Two months, and not a single interview. The resumes have been flying out at a feverish pace lately, but what good does it do when yours is buried beneath 200 others? This job market sucks. It is far worse than what I remember upon my graduation in 2005, which even then wasn't exactly setting the world on fire. In the two months after graduation, I sent out only a few resumes, but still received two interviews. The second landed me a job in Charleston, W.Va. Now, it appears harder than ever for us to showcase our skills to potential employers.
So where does this leave any of us in the bread line? Greg Tarr has a good plan by starting his own photography business. And Amanda Gillooly is freelancing while also doing research for the Innocence Institute. Others think going back to school would be the best idea. But none of these is even remotely close to a guarantee.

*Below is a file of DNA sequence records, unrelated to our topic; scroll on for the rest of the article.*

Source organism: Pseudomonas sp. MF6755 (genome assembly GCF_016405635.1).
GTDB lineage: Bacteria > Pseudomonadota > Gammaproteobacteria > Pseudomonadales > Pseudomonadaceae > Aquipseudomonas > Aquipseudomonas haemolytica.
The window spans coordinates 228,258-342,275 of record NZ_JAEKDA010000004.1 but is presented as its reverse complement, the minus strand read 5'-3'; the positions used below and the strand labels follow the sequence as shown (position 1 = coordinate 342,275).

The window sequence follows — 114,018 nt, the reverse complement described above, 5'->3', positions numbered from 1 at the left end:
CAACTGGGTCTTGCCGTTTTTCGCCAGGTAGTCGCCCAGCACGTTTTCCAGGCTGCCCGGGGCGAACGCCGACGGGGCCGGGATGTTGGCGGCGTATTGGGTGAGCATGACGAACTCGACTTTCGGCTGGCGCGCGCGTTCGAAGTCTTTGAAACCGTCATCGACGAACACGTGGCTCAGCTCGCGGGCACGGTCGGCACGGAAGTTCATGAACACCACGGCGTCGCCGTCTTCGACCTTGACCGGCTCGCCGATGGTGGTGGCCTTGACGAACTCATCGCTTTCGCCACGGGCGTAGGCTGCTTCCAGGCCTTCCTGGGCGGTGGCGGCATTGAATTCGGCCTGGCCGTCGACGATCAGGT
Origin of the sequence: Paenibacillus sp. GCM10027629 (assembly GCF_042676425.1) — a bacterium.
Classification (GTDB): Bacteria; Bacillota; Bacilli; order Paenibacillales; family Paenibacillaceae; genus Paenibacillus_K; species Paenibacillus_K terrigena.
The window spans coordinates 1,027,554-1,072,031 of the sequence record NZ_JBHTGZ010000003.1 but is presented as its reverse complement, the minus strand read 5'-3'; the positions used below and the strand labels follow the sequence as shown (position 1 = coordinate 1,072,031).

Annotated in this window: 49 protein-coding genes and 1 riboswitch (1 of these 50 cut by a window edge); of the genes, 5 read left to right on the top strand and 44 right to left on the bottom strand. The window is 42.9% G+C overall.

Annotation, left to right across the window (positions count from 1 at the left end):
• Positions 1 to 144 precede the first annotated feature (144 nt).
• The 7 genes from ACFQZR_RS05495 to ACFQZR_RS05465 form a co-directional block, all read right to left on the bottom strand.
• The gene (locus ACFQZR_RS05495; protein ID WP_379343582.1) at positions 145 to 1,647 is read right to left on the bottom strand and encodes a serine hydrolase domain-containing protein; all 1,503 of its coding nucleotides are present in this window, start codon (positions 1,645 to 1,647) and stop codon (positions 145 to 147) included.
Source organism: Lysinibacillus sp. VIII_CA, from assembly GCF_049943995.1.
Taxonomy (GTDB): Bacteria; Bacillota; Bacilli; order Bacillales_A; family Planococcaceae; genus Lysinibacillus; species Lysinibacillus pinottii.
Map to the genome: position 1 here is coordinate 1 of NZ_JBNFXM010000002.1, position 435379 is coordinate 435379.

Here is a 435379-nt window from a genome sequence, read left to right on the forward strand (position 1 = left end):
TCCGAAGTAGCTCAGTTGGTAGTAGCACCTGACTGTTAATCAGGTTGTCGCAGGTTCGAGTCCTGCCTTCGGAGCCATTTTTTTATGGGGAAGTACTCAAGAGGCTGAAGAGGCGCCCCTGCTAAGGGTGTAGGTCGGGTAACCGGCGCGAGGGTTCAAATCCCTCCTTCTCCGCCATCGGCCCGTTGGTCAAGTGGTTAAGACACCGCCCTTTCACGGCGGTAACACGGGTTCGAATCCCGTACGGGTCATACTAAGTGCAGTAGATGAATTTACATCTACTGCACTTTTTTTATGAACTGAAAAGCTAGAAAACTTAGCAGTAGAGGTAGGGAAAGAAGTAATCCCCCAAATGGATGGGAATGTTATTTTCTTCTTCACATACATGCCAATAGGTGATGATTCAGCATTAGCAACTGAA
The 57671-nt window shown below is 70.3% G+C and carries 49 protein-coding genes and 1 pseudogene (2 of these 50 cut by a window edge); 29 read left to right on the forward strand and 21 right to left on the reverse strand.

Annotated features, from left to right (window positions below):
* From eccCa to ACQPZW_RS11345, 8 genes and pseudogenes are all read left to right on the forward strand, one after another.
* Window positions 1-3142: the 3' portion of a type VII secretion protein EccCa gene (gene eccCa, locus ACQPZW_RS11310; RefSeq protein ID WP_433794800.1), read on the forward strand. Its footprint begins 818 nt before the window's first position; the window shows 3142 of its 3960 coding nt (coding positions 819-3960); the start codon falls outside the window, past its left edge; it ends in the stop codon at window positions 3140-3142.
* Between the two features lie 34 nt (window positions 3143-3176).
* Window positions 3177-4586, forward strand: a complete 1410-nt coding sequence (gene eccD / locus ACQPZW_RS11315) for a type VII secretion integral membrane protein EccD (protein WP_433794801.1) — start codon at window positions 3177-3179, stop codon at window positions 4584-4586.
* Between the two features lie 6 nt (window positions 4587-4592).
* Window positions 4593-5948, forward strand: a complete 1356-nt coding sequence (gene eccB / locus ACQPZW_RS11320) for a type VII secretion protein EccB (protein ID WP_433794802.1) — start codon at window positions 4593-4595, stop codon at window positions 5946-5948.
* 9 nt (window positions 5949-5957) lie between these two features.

Which brings me to the generational gap of prosperity. The retired generation - our grandparents - fought in World War II and reaped the benefits of the post-war society. Suburbs and highways popped up as America recalibrated itself for peacetime. They earned everything, and took nothing for granted. That wealth trickled down to their children - our parents - riding the wave or prosperity and going to college. But in the end, that generation - the George W. Bush generation - took for granted what their parents gave them. Most of them worked hard, but the over-privileged and well-connected clicked the cruise control - giving their hardworking peers a bad name - without ever contemplating what would be left for their children.
The economy today is in its worst state since The Great Depression when our grandparents were young. So now it is up to us to rebuild this country, this economy. That's why I think the election of Barack Obama is so interesting. He rode the wave of a younger generation to win the presidency, and I think that signals a change in the direction of our country. Young people are a new force - just like in the 1940s - and it is now our turn to put our stamp on America. The status quo is finished. It is now our turn to fix the mistakes by the previous generation.
In Memoriam: Tripp Zanetis, 1980 - 2018
4 days ago